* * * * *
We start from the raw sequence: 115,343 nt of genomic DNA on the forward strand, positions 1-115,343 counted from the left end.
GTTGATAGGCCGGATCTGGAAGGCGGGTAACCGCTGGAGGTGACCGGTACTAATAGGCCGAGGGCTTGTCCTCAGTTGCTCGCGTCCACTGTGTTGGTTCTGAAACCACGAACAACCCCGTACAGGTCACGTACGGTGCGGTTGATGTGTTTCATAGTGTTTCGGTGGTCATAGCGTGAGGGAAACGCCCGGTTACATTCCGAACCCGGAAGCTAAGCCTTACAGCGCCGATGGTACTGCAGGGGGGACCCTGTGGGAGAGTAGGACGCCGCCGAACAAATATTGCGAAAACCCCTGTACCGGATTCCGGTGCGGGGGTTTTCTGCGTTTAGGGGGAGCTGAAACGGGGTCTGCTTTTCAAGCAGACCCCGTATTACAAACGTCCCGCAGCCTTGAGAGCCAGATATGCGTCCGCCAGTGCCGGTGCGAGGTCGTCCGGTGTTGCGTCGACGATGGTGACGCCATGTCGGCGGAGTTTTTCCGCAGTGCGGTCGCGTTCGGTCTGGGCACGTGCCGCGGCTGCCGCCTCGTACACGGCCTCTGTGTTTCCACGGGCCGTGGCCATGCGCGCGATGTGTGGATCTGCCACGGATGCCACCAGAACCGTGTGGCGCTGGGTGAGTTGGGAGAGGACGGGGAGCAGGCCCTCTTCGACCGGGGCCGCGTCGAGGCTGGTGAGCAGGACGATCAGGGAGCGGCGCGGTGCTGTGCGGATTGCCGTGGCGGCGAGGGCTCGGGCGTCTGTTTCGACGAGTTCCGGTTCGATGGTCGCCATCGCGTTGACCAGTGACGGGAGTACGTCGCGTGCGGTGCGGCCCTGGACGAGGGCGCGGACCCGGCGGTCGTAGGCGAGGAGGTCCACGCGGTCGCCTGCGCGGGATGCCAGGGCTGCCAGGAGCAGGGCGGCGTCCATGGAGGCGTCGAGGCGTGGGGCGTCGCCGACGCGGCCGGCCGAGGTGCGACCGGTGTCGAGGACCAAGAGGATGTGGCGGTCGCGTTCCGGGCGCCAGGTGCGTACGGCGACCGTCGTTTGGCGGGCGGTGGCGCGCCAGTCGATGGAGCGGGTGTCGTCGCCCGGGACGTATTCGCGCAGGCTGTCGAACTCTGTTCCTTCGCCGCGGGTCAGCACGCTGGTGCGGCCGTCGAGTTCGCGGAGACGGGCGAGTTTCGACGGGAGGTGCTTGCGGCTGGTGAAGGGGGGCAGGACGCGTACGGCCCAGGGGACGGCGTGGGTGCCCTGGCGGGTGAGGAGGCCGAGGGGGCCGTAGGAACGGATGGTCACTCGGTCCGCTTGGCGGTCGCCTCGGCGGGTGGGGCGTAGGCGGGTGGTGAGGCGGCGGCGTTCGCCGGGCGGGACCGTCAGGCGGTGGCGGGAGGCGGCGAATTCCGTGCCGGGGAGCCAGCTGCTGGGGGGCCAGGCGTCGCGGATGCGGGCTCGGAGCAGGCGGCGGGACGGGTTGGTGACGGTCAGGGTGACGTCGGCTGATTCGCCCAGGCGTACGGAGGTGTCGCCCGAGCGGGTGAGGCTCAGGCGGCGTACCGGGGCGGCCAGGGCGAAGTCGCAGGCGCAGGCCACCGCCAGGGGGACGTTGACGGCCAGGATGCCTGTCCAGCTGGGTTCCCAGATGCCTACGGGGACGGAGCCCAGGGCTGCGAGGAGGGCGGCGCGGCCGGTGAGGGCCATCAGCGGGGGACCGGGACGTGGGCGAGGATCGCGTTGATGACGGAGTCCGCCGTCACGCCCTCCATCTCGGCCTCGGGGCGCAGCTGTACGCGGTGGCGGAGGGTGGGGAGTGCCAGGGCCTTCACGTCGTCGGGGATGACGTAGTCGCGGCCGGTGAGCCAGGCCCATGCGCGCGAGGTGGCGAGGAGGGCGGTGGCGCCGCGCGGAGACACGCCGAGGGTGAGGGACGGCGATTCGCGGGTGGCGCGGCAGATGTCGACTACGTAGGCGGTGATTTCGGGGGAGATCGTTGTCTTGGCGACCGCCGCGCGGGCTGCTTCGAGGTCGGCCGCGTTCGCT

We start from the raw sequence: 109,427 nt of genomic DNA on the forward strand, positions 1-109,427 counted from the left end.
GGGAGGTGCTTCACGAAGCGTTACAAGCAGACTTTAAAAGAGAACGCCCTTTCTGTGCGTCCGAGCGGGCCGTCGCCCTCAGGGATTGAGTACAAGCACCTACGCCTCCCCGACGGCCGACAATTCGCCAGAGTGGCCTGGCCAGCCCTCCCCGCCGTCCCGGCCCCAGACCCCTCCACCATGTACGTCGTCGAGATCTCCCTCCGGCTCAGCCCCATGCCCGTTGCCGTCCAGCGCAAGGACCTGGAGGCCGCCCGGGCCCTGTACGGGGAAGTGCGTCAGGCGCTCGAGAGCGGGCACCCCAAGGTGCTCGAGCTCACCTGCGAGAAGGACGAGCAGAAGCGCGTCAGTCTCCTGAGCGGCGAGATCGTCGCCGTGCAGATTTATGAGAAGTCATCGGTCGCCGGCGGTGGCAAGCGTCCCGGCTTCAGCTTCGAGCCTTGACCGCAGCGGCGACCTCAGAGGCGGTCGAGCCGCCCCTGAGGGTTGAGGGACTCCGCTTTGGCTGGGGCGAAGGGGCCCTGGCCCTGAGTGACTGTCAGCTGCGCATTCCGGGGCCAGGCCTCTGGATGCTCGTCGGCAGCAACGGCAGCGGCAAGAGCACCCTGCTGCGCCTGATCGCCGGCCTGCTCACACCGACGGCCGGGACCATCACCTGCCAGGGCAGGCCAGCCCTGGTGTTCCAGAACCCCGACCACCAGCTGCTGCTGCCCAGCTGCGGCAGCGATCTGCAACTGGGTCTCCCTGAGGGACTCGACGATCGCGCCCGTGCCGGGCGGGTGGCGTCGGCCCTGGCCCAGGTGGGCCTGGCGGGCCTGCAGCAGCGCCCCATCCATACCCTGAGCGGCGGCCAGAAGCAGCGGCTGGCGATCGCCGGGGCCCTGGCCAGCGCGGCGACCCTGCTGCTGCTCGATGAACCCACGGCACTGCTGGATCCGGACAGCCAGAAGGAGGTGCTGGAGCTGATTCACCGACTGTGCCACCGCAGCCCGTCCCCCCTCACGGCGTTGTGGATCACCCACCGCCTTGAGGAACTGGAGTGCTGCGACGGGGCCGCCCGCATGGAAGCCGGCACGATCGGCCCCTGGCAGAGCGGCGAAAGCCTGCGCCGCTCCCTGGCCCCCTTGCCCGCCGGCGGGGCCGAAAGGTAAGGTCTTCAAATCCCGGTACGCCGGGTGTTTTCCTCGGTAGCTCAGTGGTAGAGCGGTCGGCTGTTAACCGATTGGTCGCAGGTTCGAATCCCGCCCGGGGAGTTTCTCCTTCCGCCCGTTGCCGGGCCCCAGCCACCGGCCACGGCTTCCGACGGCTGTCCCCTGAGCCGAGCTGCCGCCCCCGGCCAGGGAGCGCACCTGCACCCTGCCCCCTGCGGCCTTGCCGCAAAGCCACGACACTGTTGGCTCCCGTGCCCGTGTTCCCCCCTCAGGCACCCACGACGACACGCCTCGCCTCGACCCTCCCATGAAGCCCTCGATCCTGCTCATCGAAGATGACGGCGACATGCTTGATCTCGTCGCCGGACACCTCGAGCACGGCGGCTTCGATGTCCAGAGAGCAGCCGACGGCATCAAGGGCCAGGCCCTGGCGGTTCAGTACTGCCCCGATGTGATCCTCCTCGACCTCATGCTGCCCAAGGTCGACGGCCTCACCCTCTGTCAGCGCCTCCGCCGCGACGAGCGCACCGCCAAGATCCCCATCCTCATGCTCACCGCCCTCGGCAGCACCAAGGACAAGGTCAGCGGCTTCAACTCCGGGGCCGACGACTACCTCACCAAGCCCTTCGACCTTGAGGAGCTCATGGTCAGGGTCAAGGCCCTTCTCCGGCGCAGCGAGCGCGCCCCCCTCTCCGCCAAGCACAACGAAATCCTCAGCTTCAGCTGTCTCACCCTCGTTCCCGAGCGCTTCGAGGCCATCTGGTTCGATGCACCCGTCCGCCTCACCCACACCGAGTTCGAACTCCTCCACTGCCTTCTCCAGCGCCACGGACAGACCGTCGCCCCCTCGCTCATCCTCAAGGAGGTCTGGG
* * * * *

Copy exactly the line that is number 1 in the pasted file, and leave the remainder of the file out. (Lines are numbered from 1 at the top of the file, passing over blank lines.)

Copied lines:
We start from the raw sequence: 115,343 nt of genomic DNA on the forward strand, positions 1-115,343 counted from the left end.